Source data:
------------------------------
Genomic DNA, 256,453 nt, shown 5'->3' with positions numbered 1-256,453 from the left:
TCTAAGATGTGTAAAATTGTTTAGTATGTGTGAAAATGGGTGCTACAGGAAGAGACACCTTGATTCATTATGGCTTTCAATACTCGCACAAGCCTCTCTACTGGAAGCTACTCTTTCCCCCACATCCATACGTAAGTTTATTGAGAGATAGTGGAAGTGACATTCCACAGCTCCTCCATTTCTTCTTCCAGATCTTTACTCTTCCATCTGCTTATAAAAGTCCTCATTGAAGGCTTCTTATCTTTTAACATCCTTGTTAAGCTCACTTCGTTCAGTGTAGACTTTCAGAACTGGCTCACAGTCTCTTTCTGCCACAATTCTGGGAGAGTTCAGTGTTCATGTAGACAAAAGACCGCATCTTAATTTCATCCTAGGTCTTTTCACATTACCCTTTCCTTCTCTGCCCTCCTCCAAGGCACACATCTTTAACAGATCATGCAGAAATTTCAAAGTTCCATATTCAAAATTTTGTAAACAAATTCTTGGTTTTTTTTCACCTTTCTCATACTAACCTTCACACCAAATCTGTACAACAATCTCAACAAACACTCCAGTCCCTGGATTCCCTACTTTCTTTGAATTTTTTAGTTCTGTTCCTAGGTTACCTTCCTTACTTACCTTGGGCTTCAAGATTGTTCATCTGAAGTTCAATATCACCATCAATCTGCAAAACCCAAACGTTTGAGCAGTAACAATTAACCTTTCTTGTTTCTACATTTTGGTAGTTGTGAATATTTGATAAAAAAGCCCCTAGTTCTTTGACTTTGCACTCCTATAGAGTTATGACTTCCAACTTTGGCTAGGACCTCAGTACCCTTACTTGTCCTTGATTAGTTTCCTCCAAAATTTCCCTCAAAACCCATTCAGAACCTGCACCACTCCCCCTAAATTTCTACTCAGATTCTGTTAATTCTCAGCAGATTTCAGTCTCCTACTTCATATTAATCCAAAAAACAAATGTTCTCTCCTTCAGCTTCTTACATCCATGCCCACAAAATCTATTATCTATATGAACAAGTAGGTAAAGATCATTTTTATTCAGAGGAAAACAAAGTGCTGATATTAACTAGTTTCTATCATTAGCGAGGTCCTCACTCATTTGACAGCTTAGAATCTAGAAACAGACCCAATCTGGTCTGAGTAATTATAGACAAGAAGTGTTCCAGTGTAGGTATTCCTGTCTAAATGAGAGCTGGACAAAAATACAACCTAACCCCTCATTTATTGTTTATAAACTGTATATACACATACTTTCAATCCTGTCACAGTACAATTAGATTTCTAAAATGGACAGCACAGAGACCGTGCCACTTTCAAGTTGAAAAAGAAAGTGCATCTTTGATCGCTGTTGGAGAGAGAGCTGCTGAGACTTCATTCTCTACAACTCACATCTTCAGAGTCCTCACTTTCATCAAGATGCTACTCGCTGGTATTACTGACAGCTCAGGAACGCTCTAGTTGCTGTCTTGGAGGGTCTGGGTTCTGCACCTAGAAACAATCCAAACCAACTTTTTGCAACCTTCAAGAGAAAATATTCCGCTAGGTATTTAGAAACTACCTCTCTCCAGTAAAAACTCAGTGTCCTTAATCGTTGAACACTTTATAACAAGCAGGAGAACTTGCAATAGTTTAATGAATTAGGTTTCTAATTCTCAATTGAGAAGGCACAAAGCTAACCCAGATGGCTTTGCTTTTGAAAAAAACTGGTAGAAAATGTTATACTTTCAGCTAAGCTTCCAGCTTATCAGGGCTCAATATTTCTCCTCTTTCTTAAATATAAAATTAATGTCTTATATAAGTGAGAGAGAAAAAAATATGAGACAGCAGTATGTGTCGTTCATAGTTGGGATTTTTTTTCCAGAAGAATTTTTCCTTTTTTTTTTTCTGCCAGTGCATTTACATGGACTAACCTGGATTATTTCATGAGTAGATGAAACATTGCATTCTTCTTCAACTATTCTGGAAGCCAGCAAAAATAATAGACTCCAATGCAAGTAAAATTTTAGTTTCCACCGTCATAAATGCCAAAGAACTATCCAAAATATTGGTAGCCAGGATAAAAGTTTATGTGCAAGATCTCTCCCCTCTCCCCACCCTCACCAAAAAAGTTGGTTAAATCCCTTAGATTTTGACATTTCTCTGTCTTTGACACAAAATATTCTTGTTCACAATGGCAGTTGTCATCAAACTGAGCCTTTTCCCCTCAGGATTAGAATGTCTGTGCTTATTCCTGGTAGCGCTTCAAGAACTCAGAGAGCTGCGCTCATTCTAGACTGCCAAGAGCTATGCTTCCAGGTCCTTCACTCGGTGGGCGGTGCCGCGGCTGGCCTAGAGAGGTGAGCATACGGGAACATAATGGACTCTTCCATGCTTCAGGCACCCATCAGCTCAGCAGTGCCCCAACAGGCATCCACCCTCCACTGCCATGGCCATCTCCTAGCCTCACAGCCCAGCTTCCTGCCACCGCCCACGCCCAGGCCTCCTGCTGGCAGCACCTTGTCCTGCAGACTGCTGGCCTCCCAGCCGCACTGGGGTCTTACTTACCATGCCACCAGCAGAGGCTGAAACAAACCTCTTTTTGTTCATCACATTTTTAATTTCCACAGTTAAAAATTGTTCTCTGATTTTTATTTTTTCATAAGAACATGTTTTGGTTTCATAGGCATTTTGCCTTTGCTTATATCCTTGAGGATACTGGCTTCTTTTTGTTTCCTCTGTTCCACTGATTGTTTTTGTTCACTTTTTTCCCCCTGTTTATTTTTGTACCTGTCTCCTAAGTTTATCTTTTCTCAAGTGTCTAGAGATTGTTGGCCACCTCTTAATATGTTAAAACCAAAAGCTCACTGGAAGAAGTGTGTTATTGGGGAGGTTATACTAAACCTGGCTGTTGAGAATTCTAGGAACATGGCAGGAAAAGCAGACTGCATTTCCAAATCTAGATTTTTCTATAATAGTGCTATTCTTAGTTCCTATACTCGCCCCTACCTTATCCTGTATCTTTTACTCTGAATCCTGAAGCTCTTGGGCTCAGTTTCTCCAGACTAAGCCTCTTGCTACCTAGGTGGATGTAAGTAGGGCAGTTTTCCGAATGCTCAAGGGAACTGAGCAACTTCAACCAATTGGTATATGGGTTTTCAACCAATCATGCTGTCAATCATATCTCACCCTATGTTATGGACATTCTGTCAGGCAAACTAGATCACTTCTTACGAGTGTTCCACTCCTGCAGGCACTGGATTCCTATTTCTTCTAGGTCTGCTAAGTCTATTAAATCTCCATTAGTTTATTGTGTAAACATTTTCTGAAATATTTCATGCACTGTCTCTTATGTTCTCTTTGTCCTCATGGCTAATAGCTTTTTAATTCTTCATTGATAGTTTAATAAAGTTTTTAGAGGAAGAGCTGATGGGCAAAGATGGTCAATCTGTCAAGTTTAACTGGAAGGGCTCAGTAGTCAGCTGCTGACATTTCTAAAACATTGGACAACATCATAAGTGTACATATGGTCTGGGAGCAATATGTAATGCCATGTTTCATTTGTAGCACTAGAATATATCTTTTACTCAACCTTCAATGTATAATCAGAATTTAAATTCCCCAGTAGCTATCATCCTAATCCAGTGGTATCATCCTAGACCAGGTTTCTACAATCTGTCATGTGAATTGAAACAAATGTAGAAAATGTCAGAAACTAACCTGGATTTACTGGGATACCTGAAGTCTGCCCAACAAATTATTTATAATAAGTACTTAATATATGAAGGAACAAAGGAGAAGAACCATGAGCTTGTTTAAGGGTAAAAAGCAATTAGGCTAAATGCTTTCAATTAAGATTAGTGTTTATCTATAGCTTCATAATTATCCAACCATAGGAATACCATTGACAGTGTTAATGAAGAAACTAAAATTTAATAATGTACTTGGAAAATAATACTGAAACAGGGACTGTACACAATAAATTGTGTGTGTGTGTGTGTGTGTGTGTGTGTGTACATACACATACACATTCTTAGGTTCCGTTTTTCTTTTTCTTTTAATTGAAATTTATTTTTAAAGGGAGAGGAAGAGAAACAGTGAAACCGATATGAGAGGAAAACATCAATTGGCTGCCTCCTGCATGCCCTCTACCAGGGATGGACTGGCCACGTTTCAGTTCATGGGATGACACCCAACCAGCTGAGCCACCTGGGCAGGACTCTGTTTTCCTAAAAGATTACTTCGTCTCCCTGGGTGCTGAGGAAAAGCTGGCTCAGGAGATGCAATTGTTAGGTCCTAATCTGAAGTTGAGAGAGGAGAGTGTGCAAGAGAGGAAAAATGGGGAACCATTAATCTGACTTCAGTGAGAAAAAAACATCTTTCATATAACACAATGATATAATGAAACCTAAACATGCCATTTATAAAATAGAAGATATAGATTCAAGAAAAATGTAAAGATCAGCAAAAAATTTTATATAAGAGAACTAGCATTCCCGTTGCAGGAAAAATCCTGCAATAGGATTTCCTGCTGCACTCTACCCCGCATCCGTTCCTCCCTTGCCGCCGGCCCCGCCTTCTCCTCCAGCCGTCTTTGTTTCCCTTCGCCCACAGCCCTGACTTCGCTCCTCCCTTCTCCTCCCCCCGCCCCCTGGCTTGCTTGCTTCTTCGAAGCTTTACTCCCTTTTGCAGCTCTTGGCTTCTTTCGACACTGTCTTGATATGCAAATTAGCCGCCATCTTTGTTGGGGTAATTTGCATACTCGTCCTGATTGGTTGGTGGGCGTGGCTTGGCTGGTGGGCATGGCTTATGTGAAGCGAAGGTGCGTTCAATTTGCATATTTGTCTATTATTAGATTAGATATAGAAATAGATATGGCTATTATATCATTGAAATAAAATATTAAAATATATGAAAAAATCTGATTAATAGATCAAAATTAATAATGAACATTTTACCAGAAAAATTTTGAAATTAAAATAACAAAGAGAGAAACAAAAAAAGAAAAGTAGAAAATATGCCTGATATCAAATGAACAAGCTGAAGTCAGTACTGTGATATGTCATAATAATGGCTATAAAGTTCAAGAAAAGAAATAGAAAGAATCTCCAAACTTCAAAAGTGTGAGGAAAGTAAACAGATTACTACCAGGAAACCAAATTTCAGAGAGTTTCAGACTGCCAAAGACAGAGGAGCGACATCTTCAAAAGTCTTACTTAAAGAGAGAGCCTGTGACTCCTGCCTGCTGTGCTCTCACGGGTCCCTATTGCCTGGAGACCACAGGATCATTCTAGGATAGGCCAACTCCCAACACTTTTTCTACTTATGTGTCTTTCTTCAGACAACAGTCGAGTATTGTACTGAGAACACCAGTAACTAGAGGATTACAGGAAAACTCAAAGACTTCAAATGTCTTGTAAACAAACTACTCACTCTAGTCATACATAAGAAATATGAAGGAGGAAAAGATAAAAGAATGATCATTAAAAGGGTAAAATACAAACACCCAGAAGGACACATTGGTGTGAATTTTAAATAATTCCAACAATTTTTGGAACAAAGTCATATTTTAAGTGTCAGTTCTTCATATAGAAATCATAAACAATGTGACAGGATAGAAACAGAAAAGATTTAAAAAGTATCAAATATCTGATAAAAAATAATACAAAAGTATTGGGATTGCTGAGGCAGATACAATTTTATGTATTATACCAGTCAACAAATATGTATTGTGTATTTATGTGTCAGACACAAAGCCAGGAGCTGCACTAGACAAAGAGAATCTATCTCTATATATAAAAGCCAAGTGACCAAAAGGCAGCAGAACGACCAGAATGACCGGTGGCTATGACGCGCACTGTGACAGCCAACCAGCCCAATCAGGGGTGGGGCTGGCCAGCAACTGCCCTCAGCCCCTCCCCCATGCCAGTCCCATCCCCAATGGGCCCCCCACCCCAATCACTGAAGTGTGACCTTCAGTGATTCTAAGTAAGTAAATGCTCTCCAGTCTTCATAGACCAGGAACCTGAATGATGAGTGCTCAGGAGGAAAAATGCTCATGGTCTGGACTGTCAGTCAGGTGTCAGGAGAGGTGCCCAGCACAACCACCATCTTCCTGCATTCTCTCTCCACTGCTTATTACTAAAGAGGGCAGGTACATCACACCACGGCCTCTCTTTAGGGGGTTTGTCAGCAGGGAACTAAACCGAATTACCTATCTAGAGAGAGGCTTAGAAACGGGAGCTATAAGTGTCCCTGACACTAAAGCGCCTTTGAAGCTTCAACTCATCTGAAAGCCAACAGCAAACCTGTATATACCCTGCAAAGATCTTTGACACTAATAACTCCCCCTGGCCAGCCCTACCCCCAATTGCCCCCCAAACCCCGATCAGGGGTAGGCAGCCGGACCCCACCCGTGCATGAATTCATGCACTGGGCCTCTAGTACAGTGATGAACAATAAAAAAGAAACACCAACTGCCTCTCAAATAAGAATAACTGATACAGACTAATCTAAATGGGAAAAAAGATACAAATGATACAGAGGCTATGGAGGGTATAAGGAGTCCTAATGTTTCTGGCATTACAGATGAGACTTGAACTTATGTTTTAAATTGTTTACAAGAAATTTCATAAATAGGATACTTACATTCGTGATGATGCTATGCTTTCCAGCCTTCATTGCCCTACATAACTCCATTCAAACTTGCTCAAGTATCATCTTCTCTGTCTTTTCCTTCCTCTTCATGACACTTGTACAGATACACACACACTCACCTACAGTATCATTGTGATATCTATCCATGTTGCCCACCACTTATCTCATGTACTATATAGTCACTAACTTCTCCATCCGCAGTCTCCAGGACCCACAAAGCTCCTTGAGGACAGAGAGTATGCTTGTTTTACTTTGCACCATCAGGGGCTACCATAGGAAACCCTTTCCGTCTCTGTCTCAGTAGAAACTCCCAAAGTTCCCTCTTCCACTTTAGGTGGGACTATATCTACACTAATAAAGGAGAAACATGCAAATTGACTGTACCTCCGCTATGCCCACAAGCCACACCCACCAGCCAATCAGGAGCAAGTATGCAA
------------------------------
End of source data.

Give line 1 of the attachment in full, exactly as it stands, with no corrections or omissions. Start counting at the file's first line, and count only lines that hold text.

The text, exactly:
Genomic DNA, 256,453 nt, shown 5'->3' with positions numbered 1-256,453 from the left: